A monthly article brought to you by Senior Services Memory Support Programs
Alzheimer’s Disease is a term that gets a lot of attention because it has affected so many people. If you take a moment, you will likely be able to think of numerous people in your life both past and present that have been touched by this disease.
Many think that Alzheimer’s Disease and dementia are one and the same. However, Alzheimer’s Disease is just one type of dementia. It is considered to be the most common dementias accounting for 60-80% of all cases.
As people age, protein clumps called tangles and plaques develop in the brain. In Alzheimer’s Disease, too many tangles and plaques build up. The nerve cells become blocked by the protein tangles and plaques. The blocked nerve cells do not receive communication from the network. They also do not receive what they need to survive so the nerve cells die. When this occurs, that part of the brain shrinks.
So how does someone know if they have Alzheimer’s Disease? Well, this can only be determined by a doctor, but it is important to watch out for some key indicators.
The symptoms are mild at first but worsen over several years. These symptoms may include:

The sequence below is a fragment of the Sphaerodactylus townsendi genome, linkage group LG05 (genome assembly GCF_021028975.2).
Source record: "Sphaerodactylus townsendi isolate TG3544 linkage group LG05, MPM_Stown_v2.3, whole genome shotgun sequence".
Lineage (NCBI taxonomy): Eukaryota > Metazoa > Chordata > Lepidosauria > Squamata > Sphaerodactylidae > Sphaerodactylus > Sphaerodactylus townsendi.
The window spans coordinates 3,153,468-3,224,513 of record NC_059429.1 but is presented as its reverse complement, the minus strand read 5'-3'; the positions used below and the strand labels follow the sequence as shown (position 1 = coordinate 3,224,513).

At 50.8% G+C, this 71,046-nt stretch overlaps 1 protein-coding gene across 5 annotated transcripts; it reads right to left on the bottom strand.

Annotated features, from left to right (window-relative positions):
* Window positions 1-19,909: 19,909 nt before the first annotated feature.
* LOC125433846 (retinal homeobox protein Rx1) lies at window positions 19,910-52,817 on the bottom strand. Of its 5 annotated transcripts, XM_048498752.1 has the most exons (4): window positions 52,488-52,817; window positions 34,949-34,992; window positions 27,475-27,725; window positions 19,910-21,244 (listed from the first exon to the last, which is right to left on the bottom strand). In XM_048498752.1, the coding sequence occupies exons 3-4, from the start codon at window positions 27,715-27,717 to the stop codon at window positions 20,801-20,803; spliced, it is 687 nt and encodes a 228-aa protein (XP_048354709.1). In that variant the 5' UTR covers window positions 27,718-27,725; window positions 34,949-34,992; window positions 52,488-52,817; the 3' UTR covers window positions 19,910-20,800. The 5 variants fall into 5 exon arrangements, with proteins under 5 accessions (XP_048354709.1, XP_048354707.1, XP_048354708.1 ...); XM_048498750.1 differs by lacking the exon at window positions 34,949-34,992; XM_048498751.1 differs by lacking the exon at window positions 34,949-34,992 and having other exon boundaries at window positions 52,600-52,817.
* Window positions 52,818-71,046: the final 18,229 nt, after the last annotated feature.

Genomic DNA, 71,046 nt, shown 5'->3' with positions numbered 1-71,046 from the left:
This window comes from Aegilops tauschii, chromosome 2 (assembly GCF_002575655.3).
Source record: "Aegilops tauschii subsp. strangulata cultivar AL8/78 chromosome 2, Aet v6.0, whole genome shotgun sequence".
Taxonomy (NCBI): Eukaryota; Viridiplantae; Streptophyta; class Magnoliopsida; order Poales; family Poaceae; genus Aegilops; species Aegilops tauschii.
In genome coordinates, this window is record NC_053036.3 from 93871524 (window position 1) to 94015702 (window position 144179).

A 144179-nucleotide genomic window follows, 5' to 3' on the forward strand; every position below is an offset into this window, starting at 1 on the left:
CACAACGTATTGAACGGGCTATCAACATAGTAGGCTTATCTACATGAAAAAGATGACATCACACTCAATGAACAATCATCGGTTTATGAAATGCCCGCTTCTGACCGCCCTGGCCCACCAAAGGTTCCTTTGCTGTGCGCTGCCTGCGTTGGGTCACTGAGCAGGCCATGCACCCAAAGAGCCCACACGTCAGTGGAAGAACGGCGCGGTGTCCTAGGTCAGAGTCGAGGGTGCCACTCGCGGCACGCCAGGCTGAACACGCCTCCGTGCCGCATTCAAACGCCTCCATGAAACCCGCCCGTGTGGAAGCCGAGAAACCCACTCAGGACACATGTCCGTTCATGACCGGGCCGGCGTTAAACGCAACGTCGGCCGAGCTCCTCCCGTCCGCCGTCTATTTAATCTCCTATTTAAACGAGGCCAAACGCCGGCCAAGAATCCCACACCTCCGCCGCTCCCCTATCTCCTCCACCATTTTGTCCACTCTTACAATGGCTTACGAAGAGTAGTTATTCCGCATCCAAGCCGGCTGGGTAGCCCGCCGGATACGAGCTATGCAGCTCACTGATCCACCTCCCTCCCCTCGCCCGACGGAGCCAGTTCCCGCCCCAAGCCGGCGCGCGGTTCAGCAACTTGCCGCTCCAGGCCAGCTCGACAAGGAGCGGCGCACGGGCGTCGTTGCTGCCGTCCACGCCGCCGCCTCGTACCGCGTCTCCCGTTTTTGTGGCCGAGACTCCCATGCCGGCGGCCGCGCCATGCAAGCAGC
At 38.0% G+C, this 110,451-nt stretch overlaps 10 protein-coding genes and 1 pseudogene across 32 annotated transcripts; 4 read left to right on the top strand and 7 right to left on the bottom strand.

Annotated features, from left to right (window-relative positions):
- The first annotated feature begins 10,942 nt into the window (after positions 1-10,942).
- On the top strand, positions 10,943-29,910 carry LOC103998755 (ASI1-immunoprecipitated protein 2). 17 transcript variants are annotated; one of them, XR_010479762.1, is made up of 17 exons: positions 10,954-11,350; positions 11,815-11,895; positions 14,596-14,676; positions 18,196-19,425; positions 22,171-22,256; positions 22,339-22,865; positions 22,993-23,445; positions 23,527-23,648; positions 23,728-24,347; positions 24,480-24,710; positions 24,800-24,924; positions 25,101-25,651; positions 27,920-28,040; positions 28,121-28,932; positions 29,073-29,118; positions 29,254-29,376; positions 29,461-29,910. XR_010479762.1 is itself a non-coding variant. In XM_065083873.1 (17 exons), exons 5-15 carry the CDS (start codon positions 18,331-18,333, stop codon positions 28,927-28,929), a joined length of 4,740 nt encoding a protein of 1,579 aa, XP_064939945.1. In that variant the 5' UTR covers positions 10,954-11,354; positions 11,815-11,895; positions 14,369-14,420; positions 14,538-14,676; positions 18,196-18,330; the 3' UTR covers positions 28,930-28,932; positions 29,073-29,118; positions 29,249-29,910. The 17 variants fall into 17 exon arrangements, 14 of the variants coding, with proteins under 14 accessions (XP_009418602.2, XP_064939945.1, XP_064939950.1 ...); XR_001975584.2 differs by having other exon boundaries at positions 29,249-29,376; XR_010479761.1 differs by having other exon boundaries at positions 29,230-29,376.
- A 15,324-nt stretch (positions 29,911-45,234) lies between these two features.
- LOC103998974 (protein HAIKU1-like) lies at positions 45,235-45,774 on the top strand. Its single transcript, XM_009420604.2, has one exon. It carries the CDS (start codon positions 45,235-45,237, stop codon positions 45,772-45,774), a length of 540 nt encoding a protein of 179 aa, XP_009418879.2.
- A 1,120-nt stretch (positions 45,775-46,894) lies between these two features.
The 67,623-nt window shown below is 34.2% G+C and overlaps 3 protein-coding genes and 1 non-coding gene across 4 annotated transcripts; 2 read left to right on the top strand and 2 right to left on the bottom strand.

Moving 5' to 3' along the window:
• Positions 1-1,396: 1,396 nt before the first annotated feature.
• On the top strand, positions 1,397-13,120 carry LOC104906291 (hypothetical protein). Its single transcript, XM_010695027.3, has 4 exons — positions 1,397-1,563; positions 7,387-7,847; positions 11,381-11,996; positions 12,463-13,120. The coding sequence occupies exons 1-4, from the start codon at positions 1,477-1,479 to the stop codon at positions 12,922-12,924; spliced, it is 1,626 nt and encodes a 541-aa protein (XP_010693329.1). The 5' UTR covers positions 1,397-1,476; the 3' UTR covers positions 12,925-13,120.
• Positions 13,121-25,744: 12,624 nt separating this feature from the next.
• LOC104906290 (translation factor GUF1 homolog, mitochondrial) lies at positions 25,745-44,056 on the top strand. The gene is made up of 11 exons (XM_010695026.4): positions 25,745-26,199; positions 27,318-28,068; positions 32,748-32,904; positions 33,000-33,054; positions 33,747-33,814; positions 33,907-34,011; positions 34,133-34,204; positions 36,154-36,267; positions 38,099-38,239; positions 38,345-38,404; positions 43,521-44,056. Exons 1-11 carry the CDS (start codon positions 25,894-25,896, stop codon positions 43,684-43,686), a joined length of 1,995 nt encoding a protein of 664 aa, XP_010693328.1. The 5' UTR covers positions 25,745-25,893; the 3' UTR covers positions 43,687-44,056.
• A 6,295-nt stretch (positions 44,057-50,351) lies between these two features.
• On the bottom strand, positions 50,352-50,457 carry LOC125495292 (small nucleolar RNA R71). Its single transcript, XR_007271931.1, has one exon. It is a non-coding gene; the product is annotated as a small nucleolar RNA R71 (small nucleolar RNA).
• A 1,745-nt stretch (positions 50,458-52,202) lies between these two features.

- Forgetting how to use everyday items such as a microwave or a toothbrush
- Forgetting how to do common everyday activities such as cooking
- Misplacing items and not being able to think through the problem to find them
- Becoming suspicious, fearful or jealous
- Increasing difficulty finding the right words when speaking or writing
- Repeating the same questions over a short period of time
- Inability to remember recent events or conversations
- Having poor judgment about how to behave appropriately in public
- Confusion about place and time
- Changes in mood and personality
When you are starting to notice memory changes, seeking early detection is key. Senior Services offers an array of memory support programs including confidential memory screenings to obtain a cognitive baseline, an early memory loss program, and educational classes along with support from Seasons Adult Day Health Services. If you or someone you know is experiencing increasing changes with their memory and could benefit from additional services, please contact Amy Sheridan, Family Support and Activity Manager at 989-633-3764.
Check out our section, Our Mind Matters, next month as we will dive into Vascular Dementia, the second most common type of dementia.